Ribbon encodes a novel BTB/POZ protein required for directed cell migration in Drosophila melanogaster

P. L. Bradley, D. J. Andrew

Research output: Contribution to journalArticlepeer-review

55 Scopus citations


During development, directed cell migration is crucial for achieving proper shape and function of organs. One well-studied example is the embryonic development of the larval tracheal system of Drosophila, in which at least four signaling pathways coordinate cell migration to form an elaborate branched network essential for oxygen delivery throughout the larva. FGF signaling is required for guided migration of all tracheal branches, whereas the DPP, EGF receptor, and Wingless/WNT signaling pathways each mediate the formation of specific subsets of branches. Here, we characterize ribbon, which encodes a BTB/POZ-containing protein required for specific tracheal branch migration. In ribbon mutant tracheae, the dorsal trunk fails to form, and ventral branches are stunted; however, directed migrations of the dorsal and visceral branches are largely unaffected. The dorsal trunk also fails to form when FGF or Wingless/WNT signaling is lost, and we show that ribbon functions downstream of, or parallel to, these pathways to promote anterior-posterior migration. Directed cell migration of the salivary gland and dorsal epidermis are also affected in ribbon mutants, suggesting that conserved mechanisms may be employed to orient cell migrations in multiple tissues during development.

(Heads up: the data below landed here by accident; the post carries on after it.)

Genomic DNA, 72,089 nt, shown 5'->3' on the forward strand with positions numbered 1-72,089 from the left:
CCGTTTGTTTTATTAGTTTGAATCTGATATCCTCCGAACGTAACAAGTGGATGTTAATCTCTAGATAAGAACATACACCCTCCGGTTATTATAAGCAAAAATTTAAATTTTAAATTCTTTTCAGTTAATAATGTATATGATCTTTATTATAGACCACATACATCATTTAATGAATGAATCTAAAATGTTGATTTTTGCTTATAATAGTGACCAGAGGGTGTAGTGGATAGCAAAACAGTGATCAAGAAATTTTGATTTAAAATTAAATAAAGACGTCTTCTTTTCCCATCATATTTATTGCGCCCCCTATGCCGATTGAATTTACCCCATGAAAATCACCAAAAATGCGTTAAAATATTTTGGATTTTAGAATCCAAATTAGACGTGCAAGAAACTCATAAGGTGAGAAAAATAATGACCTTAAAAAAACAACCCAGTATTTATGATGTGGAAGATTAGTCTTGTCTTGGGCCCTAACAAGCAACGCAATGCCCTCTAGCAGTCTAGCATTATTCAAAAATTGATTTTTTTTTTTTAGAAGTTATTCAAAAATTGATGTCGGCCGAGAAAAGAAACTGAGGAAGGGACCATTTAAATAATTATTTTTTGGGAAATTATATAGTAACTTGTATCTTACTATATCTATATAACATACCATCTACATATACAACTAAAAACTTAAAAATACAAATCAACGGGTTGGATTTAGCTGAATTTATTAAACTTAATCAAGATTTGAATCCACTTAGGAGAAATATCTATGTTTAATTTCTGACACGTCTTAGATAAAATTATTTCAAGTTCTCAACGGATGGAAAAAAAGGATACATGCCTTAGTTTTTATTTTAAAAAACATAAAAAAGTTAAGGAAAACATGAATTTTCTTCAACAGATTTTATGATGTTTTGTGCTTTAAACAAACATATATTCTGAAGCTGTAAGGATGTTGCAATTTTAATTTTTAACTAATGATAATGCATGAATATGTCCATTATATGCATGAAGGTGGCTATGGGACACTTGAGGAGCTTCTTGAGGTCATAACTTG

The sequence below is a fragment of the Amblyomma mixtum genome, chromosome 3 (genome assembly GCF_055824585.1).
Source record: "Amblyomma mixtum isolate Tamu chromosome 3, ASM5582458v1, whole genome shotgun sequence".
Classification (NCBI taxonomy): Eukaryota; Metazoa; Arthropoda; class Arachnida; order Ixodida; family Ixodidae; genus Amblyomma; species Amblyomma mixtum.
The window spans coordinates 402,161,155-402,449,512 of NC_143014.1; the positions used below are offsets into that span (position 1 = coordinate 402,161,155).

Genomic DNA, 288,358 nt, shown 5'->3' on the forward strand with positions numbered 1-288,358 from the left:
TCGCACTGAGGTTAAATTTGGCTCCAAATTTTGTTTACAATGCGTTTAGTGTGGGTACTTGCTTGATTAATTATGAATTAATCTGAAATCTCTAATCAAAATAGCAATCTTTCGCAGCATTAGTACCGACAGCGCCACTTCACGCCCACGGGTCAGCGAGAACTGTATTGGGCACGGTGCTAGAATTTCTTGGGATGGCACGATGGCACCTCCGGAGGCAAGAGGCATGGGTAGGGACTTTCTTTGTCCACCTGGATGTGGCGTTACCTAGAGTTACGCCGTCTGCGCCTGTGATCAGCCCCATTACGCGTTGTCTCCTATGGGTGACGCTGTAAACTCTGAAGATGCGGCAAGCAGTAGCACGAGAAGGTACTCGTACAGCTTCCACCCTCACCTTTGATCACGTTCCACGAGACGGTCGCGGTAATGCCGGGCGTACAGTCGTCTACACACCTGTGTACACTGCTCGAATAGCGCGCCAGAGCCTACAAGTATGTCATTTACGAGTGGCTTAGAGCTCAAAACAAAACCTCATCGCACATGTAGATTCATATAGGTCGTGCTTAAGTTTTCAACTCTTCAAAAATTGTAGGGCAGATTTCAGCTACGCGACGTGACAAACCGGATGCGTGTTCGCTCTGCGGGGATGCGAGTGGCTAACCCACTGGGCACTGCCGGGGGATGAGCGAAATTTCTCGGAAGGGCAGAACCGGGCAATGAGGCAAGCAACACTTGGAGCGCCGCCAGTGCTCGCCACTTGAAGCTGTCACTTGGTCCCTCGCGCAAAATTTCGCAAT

Original languageEnglish (US)
Pages (from-to)3001-3015
Number of pages15
Issue number15
StatePublished - 2001


  • Directed migration
  • Drosophila melanogaster
  • EGF receptor
  • MAPK
  • Salivary gland
  • Trachea
  • Wingless

ASJC Scopus subject areas

  • Molecular Biology
  • Developmental Biology


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